“She’s got a plan for that.” So goes presidential hopeful Elizabeth Warren’s new and highly effective campaign slogan. On its face, it’s a fairly socialist-sounding catchphrase. It promises that no matter what issue our society is facing, our wise and benevolent ruler will have a plan to fix it—a plan imposed by the government. But Warren is not really a socialist. In fact, when it comes to economic issues, she has a lot in common with conservatives.
We tend to think of conservatism as the antithesis of economic interventionism, but this is not quite correct. While it is true that since the Reagan administration, conservatives have generally supported more market-oriented policies (e.g., tax cuts, deregulation, reducing trade barriers), earlier traditional conservatives were much more skeptical of capitalism. They worried that free trade and unfettered markets would encourage the concentration of big business, depress wages, tear apart families and communities, and lead to cultural degradation.
Therefore, it should have been less surprising than it was when conservative commentator Tucker Carlson came out in favor of Warren’s proposal for “economic patriotism.” After all, Warren’s plan contains a great deal that traditional conservatives have historically found attractive. “Many of Warren’s policy prescriptions make obvious sense,” Carlson asserted. He praised her proposals as “pure, old-fashioned economics, how to preserve good-paying American jobs.”
Far and away what entices Carlson about Warren’s plan is her trade policies. “She sounds like Donald Trump at his best,” he gushed. It’s difficult to disagree with this. Indeed, much of Warren’s rhetoric on trade is indistinguishable from Trump’s. Both view international trade as a zero-sum game, in which some nations “win” and others “lose.” Warren triumphantly declares, “If our workers are on a level playing field, I know they can take on any challenger and win.”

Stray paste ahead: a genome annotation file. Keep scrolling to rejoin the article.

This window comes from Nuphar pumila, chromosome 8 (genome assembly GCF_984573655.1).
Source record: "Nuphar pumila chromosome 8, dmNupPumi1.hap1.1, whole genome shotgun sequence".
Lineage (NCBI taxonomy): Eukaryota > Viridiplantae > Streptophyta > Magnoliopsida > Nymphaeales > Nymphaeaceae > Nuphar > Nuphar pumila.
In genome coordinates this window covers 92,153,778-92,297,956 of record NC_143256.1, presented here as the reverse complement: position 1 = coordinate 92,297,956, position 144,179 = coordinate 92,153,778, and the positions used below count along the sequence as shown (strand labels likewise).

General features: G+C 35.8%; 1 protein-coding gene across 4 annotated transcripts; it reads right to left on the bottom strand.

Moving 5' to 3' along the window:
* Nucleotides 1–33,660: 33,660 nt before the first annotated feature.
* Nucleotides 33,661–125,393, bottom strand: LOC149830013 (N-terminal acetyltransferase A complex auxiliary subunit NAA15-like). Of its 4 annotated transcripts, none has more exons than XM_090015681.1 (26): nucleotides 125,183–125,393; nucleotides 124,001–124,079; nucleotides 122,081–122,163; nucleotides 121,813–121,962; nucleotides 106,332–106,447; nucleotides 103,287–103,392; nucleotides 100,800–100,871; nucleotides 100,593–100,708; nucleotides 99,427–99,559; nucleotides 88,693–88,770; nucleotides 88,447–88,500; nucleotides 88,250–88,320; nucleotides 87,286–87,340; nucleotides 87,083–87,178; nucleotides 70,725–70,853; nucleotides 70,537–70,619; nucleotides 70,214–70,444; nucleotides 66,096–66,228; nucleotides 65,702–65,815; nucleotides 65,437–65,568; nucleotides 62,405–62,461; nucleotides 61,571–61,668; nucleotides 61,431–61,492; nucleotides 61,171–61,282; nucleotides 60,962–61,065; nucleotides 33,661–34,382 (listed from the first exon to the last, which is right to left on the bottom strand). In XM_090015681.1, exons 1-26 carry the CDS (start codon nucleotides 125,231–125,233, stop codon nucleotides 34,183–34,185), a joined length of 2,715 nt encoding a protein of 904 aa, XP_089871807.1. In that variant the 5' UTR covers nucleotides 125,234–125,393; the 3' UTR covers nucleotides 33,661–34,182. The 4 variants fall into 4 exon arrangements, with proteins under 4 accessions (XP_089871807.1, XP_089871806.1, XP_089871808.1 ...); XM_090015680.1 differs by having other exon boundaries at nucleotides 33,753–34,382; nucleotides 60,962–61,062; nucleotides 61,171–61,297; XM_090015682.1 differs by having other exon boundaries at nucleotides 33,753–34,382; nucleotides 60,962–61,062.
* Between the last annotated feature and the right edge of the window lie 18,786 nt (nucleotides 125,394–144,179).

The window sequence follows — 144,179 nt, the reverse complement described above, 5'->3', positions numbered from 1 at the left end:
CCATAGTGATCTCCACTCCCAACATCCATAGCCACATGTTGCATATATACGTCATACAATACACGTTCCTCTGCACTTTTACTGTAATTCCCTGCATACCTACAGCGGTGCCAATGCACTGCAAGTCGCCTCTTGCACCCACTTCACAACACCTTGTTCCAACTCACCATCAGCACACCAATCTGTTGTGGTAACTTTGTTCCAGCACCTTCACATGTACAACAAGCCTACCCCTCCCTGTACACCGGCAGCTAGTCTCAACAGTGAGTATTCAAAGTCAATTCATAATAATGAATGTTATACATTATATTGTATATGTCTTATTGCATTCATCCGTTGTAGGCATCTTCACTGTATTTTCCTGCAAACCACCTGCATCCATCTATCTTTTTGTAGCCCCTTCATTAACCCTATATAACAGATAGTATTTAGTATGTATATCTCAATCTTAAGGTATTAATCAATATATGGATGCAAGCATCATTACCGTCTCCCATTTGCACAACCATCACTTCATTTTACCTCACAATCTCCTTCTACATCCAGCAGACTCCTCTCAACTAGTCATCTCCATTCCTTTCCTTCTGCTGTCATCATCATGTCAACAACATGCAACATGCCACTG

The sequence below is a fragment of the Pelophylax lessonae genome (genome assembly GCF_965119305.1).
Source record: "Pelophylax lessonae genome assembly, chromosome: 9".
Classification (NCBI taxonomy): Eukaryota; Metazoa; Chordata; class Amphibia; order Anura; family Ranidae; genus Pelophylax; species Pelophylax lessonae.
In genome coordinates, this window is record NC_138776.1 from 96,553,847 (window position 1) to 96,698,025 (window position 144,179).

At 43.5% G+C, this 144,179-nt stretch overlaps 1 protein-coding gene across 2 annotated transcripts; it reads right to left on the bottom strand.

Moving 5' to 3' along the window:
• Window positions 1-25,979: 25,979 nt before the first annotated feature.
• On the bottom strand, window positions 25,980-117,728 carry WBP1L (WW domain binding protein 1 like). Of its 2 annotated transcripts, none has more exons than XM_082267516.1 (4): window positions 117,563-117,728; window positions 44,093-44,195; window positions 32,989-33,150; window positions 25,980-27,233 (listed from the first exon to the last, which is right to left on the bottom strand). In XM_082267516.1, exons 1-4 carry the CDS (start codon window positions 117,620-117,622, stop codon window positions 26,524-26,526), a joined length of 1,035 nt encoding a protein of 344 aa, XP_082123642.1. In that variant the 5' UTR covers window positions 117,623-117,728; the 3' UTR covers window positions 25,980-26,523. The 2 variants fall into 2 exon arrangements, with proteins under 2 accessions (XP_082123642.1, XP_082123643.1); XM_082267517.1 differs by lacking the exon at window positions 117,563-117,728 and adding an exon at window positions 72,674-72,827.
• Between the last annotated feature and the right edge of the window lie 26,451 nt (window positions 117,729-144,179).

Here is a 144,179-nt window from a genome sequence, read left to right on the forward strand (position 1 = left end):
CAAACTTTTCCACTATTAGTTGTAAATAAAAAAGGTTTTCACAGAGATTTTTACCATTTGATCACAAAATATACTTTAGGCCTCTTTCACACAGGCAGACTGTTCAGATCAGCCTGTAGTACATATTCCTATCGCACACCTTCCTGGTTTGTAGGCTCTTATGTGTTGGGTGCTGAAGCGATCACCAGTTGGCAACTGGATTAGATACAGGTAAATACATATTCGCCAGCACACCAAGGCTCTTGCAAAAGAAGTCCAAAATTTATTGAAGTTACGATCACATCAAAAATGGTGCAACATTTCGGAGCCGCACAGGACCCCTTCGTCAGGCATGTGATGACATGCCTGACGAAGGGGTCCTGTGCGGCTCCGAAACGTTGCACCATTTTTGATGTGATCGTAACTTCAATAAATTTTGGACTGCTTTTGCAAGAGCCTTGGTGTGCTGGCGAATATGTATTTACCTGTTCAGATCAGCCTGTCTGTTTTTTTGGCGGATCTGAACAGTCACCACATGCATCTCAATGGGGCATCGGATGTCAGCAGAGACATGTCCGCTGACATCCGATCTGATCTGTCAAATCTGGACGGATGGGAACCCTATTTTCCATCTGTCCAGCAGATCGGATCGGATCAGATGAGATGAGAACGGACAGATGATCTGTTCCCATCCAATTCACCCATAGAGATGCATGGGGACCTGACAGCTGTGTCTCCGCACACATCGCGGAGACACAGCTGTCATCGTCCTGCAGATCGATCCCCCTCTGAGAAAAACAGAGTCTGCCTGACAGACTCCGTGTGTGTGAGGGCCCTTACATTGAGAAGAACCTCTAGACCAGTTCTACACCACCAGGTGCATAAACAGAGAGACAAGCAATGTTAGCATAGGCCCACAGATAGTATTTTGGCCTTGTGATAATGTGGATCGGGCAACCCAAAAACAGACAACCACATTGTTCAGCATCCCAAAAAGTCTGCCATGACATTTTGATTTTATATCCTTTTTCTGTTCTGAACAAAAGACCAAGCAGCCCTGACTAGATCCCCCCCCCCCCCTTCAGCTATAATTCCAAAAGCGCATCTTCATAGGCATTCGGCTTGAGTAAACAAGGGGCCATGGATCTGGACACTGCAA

While Warren’s proposal downplays the role of Trump’s preferred policy tool (namely tariffs), she does seek to achieve Trump’s goals through similar means: using the power and purse of the federal government to help American workers (specifically those in the manufacturing sector) compete in a global market. Complaining that foreign governments often manipulate their currencies for their own benefit, Warren suggests retaliation. We should “produce a currency value that’s better for our workers and our industries,” she writes.
Warren also proposes voluminous new subsidies to American companies in order to increase exports. Again, this is meant to counteract foreign governments, particularly China, which subsidize exports to a much greater degree than does the United States. Warren further said that the federal government should purchase American-made products whenever possible. Though trade interventionism has by no means been solely the purview of conservatives, “Buy American” is a distinctly right-wing mantra.
For conservatives who lament American manufacturing’s decline, Warren seemingly offers a solution for that too. She will create a new federal agency, the Department of Economic Development (DoED), which “will have the single goal of defending good-paying American jobs and creating new ones.” According to Warren, the DoED will help to promote domestic industries via direct investment, especially those in rural communities and smaller cities.
While conservatives may object to the enlargement of federal bureaucracy, they can hardly quibble over the intent. The Right has long complained that the new “global” economy has left many Americans behind, wreaking “carnage” on what were once vibrant industrial regions. In a recent essay for First Things, Daniel McCarthy argued that the loss of manufacturing jobs in rural areas has made it impossible for many to fulfill the American Dream. “A family wage, lifelong work, retirement guarantees, and brighter prospects for one’s children and grandchildren are not part of the bargain anymore,” he wrote. “Economic growth is concentrated in cities and college towns, leaving everyplace else to wither.”
Beyond raising tariffs, however, McCarthy and his fellow economic nationalists have put forward very little in the way of concrete policy. But neither have they explicitly eschewed more governmental intervention. In fact, some nationalists, such as John A. Burtka IV here at TAC, have called for the federal government to adopt an industrial strategy that puts American workers first and protects our “vital national interests.”